Written By Sandy Douglass, designer of the Thistle
Published in Rudder Magazine in the 1950s
- 1 The Start of the Thistle Class Association Was Auspicious Although Unusual
- 1.1 What had caused this great interest in a boat which was almost unknown?
- 1.2 Fate was kind to the Thistle in providing an exceedingly boisterous northwester with seas which appeared to be at least twelve feet high but probably were not over six or eight.
- 1.3 Soon we caught up to the stragglers of the class ahead of us.
The Start of the Thistle Class Association Was Auspicious Although Unusual
In the autumn of 1945, as soon as it was evident that the war would end, the prospective Thistle owners, those who had placed orders for boats to be built on an “if and when” basis, met and formed the Thistle Class Association, complete with constitution, by-laws and officers, several months before the first boats were built. The class was so well organized that in 1946, at the end of the first sailing season, the first national championship races were held, the site being Maumee Bay at Toledo, Ohio.
What had caused this great interest in a boat which was almost unknown?
It has been said many times, and with reason, that it was the Thistle’s first race that, because of it’s unusual nature, made the Thistle Class. Because the race told such an eloquent story of the nature of the Thistle a brief account of it here will serve to give a better understanding of the boat.
I had completed the Thistle prototype early in the summer of 1945 and for her first real test took her to Put-in-Bay for the annual regatta of the Inter-Lake Yachting Association. She was a double planked boat with very light framing, as close an approximation as possible of what a molded boat would be. She obviously was fast, and an open boat. The “experts” sadly shook their heads as they muttered that she was no boat for Lake Erie’s nasty seas. If the weather had remained fair and mild it is possible that the Thistle might have remained unsung.
Fate was kind to the Thistle in providing an exceedingly boisterous northwester with seas which appeared to be at least twelve feet high but probably were not over six or eight.
Being the only one of her kind, the Thistle had to race in the Universal class, a catch-all for the bigger boats that did not fit into any of the various racing classes, with handicaps based on the Universal Rule. There we were, faced with the prospect of sailing the big boat course, a fifteen mile triangle out on open Lake Erie, in winds estimated to be forty miles an hour and higher in the gusts. My wife Mary was my jib tender and our crew was enjoying his first sailboat ride.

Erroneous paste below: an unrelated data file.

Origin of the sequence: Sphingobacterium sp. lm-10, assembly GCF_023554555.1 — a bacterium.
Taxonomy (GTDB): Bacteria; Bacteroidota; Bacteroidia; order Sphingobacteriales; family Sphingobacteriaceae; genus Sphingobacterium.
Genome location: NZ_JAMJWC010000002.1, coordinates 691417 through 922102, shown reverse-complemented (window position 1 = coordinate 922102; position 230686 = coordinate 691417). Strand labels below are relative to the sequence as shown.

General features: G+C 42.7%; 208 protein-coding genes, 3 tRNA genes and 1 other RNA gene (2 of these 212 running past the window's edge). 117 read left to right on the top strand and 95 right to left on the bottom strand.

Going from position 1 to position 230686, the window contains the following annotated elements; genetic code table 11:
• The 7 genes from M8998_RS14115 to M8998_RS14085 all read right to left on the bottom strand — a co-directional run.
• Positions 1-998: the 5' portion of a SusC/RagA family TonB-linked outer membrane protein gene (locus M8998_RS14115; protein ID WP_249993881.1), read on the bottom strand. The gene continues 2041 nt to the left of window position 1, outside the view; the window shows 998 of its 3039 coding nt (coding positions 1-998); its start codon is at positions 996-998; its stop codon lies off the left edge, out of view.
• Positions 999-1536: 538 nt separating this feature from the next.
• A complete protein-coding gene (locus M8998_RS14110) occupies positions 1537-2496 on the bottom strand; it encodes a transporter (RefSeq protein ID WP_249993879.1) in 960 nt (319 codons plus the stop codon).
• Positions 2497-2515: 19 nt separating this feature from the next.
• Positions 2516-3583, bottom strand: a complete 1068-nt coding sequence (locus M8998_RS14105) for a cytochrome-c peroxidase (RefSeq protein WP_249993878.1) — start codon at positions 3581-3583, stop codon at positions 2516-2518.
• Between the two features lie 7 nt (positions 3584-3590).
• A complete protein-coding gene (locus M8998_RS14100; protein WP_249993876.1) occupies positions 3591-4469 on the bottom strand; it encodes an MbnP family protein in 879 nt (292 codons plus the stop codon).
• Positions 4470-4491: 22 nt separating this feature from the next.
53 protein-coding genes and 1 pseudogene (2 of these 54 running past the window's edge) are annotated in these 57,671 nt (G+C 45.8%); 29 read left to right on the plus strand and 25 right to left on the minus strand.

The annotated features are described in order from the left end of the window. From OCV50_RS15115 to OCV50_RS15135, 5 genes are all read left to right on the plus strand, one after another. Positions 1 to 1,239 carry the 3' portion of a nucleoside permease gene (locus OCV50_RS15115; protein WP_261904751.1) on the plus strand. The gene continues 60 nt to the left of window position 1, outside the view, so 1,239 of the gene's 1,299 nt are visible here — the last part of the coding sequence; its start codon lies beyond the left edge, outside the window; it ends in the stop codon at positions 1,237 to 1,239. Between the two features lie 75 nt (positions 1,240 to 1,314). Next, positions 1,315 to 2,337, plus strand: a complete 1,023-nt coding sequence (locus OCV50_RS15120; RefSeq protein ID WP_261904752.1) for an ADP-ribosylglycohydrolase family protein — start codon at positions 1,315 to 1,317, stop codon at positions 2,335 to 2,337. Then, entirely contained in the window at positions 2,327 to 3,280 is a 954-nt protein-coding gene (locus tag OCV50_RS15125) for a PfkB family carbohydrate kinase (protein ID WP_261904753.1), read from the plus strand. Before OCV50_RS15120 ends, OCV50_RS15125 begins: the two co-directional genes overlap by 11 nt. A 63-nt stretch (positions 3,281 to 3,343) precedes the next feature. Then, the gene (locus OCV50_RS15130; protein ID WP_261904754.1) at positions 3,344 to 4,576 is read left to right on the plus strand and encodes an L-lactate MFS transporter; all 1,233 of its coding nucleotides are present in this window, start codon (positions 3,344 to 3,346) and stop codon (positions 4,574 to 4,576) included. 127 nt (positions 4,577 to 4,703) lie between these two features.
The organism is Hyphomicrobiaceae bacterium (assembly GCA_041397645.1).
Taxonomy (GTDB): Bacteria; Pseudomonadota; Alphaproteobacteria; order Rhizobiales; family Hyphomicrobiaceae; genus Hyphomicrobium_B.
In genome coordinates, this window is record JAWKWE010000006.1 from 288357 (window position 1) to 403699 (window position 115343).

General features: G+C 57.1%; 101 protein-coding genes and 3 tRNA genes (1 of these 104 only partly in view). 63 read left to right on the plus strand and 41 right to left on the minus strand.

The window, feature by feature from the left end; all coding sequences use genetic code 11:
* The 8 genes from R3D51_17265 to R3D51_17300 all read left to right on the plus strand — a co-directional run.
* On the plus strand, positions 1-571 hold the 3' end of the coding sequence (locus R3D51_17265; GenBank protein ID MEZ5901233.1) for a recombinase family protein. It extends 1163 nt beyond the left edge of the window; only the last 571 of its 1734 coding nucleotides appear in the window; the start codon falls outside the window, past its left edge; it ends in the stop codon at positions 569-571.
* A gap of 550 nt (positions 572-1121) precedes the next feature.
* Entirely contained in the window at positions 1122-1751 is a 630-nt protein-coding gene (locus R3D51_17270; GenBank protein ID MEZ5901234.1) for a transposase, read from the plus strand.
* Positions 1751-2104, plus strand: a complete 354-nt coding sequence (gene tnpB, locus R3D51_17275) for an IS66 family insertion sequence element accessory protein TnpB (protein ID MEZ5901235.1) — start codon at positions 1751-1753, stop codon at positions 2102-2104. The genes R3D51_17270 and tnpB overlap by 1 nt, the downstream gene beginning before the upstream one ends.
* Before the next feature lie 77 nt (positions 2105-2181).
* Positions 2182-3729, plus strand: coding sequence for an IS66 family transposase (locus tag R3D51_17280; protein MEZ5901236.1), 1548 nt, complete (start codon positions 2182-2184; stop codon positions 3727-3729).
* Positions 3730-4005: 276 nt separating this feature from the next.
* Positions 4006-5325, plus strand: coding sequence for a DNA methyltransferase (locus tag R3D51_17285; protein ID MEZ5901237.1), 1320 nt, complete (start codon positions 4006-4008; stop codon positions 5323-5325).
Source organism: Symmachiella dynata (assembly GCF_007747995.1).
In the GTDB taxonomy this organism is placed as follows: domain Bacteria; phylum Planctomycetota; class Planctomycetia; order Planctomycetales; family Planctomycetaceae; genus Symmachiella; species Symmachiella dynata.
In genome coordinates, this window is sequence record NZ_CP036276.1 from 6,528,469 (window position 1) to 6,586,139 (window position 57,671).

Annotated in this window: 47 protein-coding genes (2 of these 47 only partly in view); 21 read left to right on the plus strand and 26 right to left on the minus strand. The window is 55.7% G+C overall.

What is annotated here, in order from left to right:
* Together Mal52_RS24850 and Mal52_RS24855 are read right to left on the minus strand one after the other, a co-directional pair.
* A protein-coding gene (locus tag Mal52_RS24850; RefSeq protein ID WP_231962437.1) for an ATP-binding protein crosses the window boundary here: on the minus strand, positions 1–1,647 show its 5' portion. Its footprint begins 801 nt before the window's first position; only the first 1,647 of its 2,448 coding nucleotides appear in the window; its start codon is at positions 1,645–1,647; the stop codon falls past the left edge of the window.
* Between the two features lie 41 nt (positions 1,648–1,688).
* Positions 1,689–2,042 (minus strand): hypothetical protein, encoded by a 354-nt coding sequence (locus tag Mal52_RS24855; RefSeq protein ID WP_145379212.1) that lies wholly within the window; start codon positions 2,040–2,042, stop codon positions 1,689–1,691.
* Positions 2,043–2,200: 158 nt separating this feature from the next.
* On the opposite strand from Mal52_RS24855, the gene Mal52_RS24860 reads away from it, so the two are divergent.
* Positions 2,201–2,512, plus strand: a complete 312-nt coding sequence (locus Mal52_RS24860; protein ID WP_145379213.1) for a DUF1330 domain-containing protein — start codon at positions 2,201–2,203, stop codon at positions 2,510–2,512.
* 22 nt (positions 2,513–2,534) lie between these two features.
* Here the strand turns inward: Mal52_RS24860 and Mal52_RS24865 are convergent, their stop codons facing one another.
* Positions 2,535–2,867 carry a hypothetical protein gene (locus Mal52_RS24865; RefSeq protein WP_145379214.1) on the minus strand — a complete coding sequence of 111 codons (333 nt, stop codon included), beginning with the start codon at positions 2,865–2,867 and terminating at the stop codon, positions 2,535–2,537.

Our competition consisted of a fair number of keel boats, the largest a big schooner, and of which the best performer proved to be a 22 Square Meter. The 22s, coming from the leeward side of the Atlantic, are designed for and at their best in strong winds. The little Thistle, less than half the length of the other boats, was given time by all of them. Under such circumstances my hope was that we might complete the course creditably and perhaps save our time if all went well. I myself did not know what she could do.
We were given a windward start. Out of the corner of my eye I noticed that a few of the other boats were so smothered by the wind that they were unable to get across the line on the first try. I was astounded to find that we not only were holding our own, but soon were leading the fleet, footing as fast as the 22 and making good a full point higher. Just about every boat on the course was taking green seas aboard, plunging under solid water. The crews of some of the larger racing boats even formed bucket lines to stay afloat. We never once took solid water aboard and with a small tomato can my wife occasionally dipped out what little spray blew into the boat.
Soon we caught up to the stragglers of the class ahead of us.
By the time we reached the weather mark the sail of the 22 was only a white dot in the distance behind us. Then came a wild planing leg and a broad reach home in a lightening wind. The race committee was astounded to see us coming sailing in, almost completely dry, more than twenty minutes. ahead of the second boat and some forty minutes ahead of the stragglers of the class.
We also won the remaining two races in moderate to light winds, being first boat in, never once calling on our handicap. But the old timers still mention “that race” which was the making of the Thistle class because it removed from the minds of those who were there any doubt of whether the Thistle could go out and take it. Now lightweight planing centerboarders have demonstrated their abilities in convincing fashion in such events as the One-of-a-Kind series that we know what to expect, but at that time they were almost unknown.
Needless to say, I was kept busy after the regatta taking people sailing by the dozens. Everyone wanted to try out the Thistle. And that is why there were so many anxious Thistlers-to-be chomping at the bit long before we were able to commence production.